FCC Chief To Congress: Don't Delay DTV Switch

Kevin Martin is urging lawmakers, and President-elect Obama, to press ahead with the transition.
U.S. Federal Communications Commission Chairman Kevin Martin has advised President-elect Barack Obama's administration not to delay the transition to digital television.

The transition is scheduled to take place Feb. 17, when all analog signals would cease. Last week, Obama urged Congress to postpone the deadline so Americans would have more time to buy converter boxes. Only television viewers with old analog sets with antennas or rabbit ears need converter boxes. Customers with cable already have the technology needed to view programs after the transition.

Many people who need converter boxes have low or fixed incomes and all were eligible for a $40 coupon program for reimbursement.

However, the National Telecommunications and Information Administration announced last Monday that the U.S. Department of Commerce funds for the coupons had been depleted and anyone who requested coupons Sunday, Monday, or thereafter would be put on a waiting list.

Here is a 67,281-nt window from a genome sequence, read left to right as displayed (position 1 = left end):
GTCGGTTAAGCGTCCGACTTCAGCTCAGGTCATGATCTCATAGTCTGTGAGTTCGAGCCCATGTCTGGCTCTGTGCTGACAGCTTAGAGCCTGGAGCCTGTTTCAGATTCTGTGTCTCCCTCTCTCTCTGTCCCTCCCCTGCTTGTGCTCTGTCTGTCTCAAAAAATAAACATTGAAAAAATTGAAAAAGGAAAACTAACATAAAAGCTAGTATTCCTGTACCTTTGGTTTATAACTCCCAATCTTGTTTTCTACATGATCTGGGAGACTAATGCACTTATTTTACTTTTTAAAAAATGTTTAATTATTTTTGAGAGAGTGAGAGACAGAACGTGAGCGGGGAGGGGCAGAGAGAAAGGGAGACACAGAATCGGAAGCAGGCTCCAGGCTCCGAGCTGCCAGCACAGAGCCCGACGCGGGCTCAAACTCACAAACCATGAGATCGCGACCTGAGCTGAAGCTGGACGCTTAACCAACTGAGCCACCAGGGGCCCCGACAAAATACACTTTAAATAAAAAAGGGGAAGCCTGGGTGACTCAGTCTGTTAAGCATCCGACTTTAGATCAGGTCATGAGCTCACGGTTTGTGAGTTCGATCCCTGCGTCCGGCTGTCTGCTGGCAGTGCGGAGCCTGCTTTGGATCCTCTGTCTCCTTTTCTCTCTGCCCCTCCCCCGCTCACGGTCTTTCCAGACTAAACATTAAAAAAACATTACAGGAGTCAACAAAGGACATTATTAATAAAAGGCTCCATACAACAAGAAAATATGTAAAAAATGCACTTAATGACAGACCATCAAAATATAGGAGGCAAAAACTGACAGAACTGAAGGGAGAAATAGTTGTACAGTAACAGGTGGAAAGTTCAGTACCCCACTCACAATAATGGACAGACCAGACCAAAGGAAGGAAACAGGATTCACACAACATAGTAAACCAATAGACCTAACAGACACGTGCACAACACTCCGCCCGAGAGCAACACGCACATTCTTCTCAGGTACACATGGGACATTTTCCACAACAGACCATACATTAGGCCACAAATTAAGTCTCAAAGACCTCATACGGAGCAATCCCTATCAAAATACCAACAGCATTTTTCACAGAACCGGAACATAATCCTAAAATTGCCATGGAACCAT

That prompted several politicians, including Obama, to call for postponement of the transition deadline.

More than 1.1 million Americans are on a waiting list for coupons, and a recent report from Nielsen Media Research found that 8 million, or 7%, of American households are unprepared for the switch.

Delays would only add to the confusion, Martin said. During a question-and-answer session at the Consumer Electronics Show in Las Vegas, he said that many broadcasters have already begun disposing of their analog equipment and performing related construction.

Congress should consider alternatives like adding funds to the coupon program, Martin said.

Congress is charged with making the decision about whether or not to delay the transition.